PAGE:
Lesson 8 The importance of Respect
Another thing Mrs Star, my first Head of Department, taught me was that how you looked mattered to the Opportunity Class. This was an era when teachers tended to look scruffy. Most smelt of tobacco and a few, after lunchtime, of beer. Don’t be taken in by the nostalgic stories of a past Golden Age of suits and gowns. Believe me, there were suits and suits. Some were crumpled and in sore need of dry cleaning. And as for gowns – few of them had seen a dry cleaner since they were flung into a suitcase after the boozy celebrations at the end of college days.
By the time I started teaching gowns had begun to disappear in the classroom. They perished with the birth of the comprehensive. It was in the grammar school that gowns were worn, because teachers there were mostly graduates (except for those in woodwork and metalwork who had brown overalls to mark their status). Teachers who worked in Sec Mods were predominantly holders of a lowly Teachers’ Certificate, only qualified in General Subjects.
Mrs Star was very firm about appearance. She transcended the educational cesspit of style horrors, being always clean and smart.
“When I worked in a bank,” she said, “it was the rule, that when dealing with the public, we must dress to show respect. Aren’t our pupils the public too?”
During my first term, the Headteacher had a bright wheeze to demonstrate the excellence of his new comprehensive . At a morning staff briefing he voiced his intention to revive the practice that teachers should wear their gowns. He must have checked that a good number of his staff were entitled to wear one.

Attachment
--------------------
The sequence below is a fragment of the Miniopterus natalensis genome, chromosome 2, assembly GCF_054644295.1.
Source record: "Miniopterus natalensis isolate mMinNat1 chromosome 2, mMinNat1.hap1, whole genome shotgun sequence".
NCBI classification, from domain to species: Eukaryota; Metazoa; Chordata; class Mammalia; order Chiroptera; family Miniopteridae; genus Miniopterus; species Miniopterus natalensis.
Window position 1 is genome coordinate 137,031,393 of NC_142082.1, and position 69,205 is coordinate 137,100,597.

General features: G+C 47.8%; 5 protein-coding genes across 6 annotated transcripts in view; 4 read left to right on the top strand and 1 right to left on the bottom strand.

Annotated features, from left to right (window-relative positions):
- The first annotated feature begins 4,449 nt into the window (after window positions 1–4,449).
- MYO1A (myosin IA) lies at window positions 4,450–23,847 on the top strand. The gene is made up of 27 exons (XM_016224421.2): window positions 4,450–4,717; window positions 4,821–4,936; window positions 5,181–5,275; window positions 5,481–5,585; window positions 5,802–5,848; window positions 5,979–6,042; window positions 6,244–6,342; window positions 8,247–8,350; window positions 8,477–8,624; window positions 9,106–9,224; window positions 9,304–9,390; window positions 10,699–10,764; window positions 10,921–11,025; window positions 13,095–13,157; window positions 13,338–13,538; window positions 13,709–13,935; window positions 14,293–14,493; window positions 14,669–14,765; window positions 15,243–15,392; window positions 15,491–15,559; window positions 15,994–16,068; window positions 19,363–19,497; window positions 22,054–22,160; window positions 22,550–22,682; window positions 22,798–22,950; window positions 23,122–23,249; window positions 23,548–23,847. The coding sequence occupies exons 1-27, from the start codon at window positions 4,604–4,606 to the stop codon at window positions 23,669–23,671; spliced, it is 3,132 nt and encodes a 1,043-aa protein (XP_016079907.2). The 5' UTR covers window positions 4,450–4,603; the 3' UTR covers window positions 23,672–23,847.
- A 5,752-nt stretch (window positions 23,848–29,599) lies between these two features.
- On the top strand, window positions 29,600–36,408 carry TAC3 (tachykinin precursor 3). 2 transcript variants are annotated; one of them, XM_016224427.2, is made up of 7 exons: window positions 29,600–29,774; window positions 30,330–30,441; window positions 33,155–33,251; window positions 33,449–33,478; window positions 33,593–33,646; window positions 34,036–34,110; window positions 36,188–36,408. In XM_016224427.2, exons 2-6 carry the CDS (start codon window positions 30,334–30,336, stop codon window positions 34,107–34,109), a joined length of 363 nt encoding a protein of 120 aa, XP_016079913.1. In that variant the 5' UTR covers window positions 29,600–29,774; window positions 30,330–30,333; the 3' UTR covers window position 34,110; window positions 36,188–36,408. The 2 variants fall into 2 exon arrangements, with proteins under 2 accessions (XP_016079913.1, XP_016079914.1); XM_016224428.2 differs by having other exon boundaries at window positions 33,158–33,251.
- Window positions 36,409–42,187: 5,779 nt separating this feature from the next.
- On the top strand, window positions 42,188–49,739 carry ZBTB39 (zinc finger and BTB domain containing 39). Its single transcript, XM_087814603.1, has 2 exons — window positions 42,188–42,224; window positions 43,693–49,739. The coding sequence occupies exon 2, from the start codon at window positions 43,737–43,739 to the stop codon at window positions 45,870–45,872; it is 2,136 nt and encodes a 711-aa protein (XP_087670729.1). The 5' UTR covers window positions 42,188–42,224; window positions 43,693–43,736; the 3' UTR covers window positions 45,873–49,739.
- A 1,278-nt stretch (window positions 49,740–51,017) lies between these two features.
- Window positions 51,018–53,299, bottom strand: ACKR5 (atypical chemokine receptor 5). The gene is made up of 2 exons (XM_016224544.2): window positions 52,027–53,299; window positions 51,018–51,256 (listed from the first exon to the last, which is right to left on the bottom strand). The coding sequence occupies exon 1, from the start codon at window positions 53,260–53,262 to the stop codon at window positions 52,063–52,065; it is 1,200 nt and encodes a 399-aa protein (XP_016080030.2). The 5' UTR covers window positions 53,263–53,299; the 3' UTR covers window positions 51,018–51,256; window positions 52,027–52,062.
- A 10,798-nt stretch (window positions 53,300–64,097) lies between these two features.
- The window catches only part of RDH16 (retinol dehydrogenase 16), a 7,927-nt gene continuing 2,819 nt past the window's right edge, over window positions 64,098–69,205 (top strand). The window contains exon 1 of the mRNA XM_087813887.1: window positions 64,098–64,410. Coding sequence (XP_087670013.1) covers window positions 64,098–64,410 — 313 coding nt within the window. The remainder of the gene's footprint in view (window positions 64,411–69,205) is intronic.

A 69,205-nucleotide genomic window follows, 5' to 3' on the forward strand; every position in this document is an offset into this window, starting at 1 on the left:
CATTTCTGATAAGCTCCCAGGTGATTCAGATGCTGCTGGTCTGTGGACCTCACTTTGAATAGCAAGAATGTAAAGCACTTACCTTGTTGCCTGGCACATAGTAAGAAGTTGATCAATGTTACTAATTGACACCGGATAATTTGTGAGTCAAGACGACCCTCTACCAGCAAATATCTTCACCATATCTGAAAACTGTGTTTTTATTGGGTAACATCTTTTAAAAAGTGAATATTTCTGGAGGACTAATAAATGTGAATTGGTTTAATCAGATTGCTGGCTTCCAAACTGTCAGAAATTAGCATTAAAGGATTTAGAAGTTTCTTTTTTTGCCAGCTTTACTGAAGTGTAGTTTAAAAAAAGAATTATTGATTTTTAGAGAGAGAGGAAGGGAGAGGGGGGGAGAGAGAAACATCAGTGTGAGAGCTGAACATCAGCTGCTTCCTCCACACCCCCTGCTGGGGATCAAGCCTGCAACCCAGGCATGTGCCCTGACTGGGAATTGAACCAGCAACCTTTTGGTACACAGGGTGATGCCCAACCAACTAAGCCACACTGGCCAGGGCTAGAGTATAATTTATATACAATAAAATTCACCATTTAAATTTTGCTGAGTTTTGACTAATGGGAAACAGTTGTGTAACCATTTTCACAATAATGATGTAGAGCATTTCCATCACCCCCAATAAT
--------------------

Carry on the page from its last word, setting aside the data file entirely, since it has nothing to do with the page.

Mrs Star pursed her lips when she heard of this plan to neatly demarcate teachers and pupils into academic sheep and goats. She narrowed her eyes and plotted. By lunchtime she came up with a plan.
“You’ve got a degree, haven’t you?” I nodded. “Have you still got your gown?”
“Only an undergraduate gown,” I replied. “It’s in the dressing up box at home”
“Never mind, they’ll never know the difference. I want you to nip back home and fetch it, then you are to teach in it all the rest of the day.”
The Opportunity Class was most impressed. They basked in its reflected glory. It looked especially dramatic on break duty in full view of the whole school when the wind blowing off the North Sea made it billow behind me.
At the end of the day Mrs Star told me it would be sufficient for me to hang up my gown in the classroom, where it was visible from the door.
We never heard of the bright wheeze again.
It had withered on the vine.